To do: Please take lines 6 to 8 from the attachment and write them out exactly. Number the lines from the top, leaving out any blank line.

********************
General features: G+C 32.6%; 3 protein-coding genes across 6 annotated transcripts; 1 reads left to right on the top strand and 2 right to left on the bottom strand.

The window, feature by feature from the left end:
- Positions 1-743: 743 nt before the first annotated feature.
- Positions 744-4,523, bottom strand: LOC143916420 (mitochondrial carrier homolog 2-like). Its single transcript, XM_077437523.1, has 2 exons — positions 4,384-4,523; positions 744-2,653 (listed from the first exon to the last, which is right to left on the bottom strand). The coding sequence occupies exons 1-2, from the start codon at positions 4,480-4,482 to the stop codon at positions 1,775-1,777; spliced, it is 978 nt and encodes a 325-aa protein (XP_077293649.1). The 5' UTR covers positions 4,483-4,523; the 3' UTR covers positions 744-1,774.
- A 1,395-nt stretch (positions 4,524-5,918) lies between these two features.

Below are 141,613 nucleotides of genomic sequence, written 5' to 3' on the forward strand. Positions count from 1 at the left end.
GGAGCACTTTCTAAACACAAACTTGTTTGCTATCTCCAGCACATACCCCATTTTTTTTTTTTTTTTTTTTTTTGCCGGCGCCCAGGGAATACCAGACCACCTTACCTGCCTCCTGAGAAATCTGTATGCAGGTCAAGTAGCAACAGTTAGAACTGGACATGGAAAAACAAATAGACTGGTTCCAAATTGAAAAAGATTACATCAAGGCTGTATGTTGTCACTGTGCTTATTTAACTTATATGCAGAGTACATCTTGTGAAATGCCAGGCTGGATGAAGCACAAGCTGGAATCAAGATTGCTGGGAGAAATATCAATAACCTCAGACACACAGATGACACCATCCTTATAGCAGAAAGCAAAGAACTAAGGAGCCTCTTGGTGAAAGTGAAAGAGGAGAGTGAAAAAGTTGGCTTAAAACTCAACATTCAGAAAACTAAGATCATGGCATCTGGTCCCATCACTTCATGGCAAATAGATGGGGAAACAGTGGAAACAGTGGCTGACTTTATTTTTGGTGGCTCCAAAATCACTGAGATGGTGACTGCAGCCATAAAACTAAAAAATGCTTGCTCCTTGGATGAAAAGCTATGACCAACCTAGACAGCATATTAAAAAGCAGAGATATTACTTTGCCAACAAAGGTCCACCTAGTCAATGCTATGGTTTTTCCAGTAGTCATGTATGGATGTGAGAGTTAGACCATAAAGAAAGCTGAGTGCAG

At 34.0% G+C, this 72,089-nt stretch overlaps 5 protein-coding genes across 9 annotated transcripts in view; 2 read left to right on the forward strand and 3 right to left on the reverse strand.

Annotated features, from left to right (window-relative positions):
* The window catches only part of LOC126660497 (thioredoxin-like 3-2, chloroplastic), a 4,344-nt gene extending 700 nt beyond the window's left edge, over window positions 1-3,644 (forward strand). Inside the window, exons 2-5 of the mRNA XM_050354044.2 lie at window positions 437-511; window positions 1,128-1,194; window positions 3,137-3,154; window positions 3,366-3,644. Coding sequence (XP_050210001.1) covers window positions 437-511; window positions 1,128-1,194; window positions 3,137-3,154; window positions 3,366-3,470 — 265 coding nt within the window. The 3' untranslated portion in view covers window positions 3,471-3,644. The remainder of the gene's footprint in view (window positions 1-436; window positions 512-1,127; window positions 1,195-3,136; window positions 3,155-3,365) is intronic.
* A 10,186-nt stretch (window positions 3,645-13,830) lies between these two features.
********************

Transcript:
Below are 141,613 nucleotides of genomic sequence, written 5' to 3' on the forward strand. Positions count from 1 at the left end.
GGAGCACTTTCTAAACACAAACTTGTTTGCTATCTCCAGCACATACCCCATTTTTTTTTTTTTTTTTTTTTTTGCCGGCGCCCAGGGAATACCAGACCACCTTACCTGCCTCCTGAGAAATCTGTATGCAGGTCAAGTAGCAACAGTTAGAACTGGACATGGAAAAACAAATAGACTGGTTCCAAATTGAAAAAGATTACATCAAGGCTGTATGTTGTCACTGTGCTTATTTAACTTATATGCAGAGTACATCTTGTGAAATGCCAGGCTGGATGAAGCACAAGCTGGAATCAAGATTGCTGGGAGAAATATCAATAACCTCAGACACACAGATGACACCATCCTTATAGCAGAAAGCAAAGAACTAAGGAGCCTCTTGGTGAAAGTGAAAGAGGAGAGTGAAAAAGTTGGCTTAAAACTCAACATTCAGAAAACTAAGATCATGGCATCTGGTCCCATCACTTCATGGCAAATAGATGGGGAAACAGTGGAAACAGTGGCTGACTTTATTTTTGGTGGCTCCAAAATCACTGAGATGGTGACTGCAGCCATAAAACTAAAAAATGCTTGCTCCTTGGATGAAAAGCTATGACCAACCTAGACAGCATATTAAAAAGCAGAGATATTACTTTGCCAACAAAGGTCCACCTAGTCAATGCTATGGTTTTTCCAGTAGTCATGTATGGATGTGAGAGTTAGACCATAAAGAAAGCTGAGTGCAG

At 34.0% G+C, this 72,089-nt stretch overlaps 5 protein-coding genes across 9 annotated transcripts in view; 2 read left to right on the forward strand and 3 right to left on the reverse strand.